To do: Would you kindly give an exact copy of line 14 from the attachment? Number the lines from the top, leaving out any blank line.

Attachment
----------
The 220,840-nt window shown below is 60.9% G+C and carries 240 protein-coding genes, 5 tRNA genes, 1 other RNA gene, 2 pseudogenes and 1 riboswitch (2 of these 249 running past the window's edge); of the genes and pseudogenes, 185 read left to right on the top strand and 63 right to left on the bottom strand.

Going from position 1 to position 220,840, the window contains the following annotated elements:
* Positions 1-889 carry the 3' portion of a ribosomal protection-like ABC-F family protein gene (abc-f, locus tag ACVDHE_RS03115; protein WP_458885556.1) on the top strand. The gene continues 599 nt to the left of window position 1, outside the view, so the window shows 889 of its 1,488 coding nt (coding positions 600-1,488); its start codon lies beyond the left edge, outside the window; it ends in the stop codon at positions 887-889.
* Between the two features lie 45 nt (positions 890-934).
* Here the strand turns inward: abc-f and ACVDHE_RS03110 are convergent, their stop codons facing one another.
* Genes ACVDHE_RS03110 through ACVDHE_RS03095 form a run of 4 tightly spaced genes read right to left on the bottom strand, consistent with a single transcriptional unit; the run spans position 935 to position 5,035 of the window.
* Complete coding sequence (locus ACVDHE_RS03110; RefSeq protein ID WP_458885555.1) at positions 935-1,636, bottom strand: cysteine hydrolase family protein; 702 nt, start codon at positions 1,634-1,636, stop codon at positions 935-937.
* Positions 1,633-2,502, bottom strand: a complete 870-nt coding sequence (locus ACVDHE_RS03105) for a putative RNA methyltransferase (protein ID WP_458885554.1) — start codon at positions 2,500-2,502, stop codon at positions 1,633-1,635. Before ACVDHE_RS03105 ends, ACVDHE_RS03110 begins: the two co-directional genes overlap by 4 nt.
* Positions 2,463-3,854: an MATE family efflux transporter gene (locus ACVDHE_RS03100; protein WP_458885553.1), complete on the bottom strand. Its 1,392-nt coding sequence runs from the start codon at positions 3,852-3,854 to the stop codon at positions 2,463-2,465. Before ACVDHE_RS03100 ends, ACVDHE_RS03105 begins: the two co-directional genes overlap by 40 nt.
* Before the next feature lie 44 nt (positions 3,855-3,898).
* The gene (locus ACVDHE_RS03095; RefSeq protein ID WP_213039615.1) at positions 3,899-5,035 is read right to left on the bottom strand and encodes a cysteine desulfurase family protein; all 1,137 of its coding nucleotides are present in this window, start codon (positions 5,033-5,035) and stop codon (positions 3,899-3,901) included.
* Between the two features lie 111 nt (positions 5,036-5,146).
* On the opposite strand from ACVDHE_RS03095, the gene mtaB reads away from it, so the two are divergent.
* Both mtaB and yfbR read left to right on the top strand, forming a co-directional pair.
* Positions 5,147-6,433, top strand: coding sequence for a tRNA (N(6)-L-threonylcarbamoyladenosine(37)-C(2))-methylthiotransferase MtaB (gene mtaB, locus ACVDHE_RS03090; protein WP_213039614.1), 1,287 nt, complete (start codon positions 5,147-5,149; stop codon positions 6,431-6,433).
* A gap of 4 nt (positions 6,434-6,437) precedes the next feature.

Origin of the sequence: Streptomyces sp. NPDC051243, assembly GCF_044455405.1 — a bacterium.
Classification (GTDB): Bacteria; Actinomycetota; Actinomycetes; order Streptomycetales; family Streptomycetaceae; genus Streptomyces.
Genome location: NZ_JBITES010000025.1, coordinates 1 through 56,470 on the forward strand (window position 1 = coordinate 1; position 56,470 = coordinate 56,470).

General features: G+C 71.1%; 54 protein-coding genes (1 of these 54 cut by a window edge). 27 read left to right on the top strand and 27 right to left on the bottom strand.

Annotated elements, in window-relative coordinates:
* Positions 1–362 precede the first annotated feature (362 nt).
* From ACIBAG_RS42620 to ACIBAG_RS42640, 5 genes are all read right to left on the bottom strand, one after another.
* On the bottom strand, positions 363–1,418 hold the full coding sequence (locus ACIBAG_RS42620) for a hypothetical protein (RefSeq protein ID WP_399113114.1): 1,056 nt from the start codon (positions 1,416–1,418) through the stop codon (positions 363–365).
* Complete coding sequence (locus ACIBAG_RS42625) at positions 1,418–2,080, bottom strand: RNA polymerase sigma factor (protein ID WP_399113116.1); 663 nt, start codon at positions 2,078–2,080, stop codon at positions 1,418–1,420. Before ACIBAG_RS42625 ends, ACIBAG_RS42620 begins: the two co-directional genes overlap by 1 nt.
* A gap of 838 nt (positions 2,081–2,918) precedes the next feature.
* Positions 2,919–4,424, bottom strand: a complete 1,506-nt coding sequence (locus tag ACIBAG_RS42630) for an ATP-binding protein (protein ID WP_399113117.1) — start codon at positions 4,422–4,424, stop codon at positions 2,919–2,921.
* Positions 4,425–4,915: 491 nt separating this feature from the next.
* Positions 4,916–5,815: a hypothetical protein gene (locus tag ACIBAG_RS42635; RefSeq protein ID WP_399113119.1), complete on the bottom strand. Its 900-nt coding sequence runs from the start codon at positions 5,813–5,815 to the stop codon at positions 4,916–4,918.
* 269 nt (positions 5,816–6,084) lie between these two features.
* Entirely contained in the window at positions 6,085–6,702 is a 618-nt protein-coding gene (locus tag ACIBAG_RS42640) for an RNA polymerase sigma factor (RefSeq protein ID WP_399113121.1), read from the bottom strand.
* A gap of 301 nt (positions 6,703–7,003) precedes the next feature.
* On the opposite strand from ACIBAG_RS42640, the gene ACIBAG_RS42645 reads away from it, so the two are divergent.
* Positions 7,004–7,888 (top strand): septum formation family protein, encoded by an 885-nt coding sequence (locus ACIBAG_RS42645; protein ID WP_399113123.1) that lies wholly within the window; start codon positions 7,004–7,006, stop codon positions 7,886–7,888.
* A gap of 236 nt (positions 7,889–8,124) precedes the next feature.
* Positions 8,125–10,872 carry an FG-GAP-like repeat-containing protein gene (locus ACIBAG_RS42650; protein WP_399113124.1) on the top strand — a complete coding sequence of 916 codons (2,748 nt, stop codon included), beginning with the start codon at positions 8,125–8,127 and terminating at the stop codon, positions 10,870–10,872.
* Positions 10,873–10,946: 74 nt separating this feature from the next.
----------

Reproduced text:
* Both mtaB and yfbR read left to right on the top strand, forming a co-directional pair.